If you have a Christmas or holiday party booked at a restaurant in Pennsylvania any time during the next few weeks, you’re going to have to reschedule it for some time in 2021.
Calling the situation “unfair, frustrating” and “terrible,” Pennsylvania Gov. Tom Wolf announced his decision to put many activities–including indoor dining–on pause for approximately three weeks to help stop the surge in coronavirus cases in the state.
The measures go into effect this Saturday, Dec. 12 at 12:01 a.m. and will expire Monday, Jan. 4 at 8 a.m., he announced in a livestreamed press conference at 4 p.m. Thursday.
Wolf said the three goals of the Limited-Time Mitigation Order he has signed are:
- To stop the spread of COVID-19.
- To keep the state’s hospitals and healthcare workers–who he said are “really tired” from battling to save lives throughout the pandemic–from becoming overwhelmed.
- To help Pennsylvanians get through the holiday season–normally a time of festive gatherings–and closer to the anticipated distribution of a vaccine.
“This is a bridge,” Wolf said of the order, which was accompanied by one from Pennsylvania health secretary Dr. Rachel Levine. “These protective mitigation measures target high-risk activities.”
In addition to indoor dining and drinking, all extracurricular activities and athletic events in schools will be suspended until Jan. 4, with the exception of collegiate and pro sports.
The limit for indoor gatherings has been reduced to 10 people as part of the order, and outdoor gatherings will be limited to 50 people through the holiday period.
In addition to restaurants and bars, the order states that dining and sales of alcohol at breweries, wineries, distilleries, social clubs and private catered events are prohibited.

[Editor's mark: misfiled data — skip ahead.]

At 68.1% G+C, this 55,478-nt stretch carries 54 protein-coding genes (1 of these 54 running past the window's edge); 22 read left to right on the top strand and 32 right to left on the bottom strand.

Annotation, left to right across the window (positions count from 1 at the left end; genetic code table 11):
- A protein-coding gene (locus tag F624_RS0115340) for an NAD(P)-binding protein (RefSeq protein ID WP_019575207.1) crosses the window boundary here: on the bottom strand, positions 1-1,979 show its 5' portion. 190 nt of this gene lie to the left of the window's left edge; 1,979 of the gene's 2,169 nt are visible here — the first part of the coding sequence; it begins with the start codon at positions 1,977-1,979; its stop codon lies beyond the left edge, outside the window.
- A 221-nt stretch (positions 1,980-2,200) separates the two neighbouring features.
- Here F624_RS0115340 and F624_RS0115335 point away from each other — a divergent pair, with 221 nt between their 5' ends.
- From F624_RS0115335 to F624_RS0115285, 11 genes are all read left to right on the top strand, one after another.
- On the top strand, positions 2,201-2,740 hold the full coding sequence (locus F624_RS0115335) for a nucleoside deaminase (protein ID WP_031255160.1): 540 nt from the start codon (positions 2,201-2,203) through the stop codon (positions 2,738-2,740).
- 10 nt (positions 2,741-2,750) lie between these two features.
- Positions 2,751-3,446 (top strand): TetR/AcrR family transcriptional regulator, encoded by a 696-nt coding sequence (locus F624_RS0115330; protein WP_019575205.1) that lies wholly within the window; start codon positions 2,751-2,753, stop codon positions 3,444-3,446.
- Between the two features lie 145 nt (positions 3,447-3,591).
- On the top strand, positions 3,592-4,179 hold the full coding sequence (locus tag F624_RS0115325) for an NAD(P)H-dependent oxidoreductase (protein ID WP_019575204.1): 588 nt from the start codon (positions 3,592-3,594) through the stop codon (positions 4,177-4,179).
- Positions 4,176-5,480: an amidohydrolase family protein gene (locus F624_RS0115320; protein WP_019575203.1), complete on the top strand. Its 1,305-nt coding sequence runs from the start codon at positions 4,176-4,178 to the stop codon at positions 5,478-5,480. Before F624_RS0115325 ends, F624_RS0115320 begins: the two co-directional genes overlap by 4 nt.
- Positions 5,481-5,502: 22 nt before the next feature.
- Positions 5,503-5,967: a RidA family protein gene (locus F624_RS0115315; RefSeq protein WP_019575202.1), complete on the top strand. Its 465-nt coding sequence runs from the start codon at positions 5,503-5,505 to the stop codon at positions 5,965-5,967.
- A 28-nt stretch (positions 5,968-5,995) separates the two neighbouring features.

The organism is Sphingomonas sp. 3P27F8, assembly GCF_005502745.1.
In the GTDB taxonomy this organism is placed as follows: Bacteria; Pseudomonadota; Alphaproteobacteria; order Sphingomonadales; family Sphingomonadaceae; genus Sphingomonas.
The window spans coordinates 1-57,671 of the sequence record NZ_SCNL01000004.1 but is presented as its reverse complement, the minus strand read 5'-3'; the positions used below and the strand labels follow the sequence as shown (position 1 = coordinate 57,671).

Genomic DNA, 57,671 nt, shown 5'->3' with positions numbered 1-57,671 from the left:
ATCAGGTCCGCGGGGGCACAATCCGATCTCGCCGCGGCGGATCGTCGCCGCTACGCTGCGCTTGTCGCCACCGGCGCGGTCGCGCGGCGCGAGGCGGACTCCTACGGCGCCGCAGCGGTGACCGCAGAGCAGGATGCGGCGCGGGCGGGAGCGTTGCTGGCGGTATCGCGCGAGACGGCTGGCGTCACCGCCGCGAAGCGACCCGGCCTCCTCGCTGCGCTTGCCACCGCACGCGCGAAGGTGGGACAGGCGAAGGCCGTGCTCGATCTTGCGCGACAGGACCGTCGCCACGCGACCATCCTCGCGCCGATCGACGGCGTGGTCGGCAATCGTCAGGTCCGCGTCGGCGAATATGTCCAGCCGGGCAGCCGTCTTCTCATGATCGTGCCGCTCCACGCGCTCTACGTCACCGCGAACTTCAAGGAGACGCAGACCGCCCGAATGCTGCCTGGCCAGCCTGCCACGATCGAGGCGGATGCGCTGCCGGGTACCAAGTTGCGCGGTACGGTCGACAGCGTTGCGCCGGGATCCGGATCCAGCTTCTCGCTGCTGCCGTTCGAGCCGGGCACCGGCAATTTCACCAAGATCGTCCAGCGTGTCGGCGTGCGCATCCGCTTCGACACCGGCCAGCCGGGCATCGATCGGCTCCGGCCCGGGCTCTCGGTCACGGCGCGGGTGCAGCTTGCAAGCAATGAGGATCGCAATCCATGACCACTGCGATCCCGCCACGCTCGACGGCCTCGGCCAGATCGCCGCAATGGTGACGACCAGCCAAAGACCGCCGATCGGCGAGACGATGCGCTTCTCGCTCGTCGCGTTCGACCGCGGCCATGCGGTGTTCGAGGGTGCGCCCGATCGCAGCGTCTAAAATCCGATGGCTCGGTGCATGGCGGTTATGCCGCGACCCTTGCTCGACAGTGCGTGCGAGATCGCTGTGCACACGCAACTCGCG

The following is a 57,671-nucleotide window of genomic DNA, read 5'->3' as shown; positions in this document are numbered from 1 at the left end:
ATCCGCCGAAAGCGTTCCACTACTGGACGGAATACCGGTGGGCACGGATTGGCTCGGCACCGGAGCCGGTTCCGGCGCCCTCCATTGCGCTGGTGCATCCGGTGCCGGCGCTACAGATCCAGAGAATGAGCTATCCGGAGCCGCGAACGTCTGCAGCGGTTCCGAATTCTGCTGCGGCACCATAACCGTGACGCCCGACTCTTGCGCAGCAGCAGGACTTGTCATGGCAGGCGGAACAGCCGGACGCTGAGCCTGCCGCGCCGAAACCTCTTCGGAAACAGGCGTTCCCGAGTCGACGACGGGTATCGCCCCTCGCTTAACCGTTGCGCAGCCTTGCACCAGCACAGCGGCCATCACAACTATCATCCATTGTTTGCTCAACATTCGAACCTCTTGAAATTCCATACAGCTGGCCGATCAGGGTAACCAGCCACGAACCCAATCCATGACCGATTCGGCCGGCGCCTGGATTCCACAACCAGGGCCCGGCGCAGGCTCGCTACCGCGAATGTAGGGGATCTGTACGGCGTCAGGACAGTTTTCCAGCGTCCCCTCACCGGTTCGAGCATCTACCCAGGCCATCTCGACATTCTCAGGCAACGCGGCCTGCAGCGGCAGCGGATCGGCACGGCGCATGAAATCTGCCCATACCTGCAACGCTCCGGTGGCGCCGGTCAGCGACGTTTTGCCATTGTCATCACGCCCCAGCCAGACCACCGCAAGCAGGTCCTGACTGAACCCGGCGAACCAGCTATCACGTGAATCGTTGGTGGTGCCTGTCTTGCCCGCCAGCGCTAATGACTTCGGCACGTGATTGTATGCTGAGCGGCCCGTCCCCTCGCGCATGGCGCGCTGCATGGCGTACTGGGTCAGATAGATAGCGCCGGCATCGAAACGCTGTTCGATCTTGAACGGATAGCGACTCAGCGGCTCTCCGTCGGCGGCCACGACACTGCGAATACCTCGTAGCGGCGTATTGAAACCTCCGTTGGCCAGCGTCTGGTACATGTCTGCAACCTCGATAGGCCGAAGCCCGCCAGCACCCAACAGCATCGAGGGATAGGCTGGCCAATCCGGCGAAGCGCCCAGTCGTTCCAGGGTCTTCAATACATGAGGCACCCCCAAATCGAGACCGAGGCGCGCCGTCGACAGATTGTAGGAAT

Although takeout and delivery services may continue, Wolf acknowledged that this prohibition on gatherings in restaurants and bars could hardly have come at a worse time for the state’s food service and entertainment industries.
Many businesses within those industries are struggling to keep their doors open due to an accumulation of financial losses that began with a statewide shutdown in the spring. Owners were thus counting on increases in sales over Christmas and New Year’s to help them weather the economic storm the pandemic has put them in.
“Unfortunately, COVID-19 thrives in places where people gather together…and these are the same conditions we find in restaurants and bars,” Wolf said, before encouraging Pennsylvanians to support the businesses by ordering food and drinks to go.
Outdoor dining may continue under Wolf’s new order, however with wintertime temperatures now the norm, many establishments have suspended al fresco operations.
Wolf cited his support for a federal relief package specifically targeted at restaurants, which he said is now stalled in Washington along with other stimulus talks in Congress.
“We need to make sure that these restaurant owners and their employees have the support they need,” Wolf said, noting that in spite of the pandemic’s “crushing” economic impact “the vast majority of restaurant and bar owners have been…highly conscientious throughout the entire pandemic.”
Even before Thursday’s order was announced, some restaurant and bar owners–including the owners of a Bethlehem brewery–said they plan to defy Wolf’s mitigation effort in order to survive. During the news conference a reporter asked him what they can expect in terms of enforcement if they follow through on their promises to remain open.
“We have the enforcement in place,” Wolf said, noting that state police, the Department of Agriculture and other state agencies are involved in enforcement efforts targeting COVID-19 mitigation compliance. “There will be the usual citations and fines.”
In addition to indoor dining, indoor operations at all gyms, fitness facilities, theaters, concert venues, bowling alleys, casinos, arcades, museums, private clubs “and all other similar entertainment or social facilities” must cease for 23 days, beginning Saturday.
Other retail businesses that operate indoors may only operate at 50 percent capacity.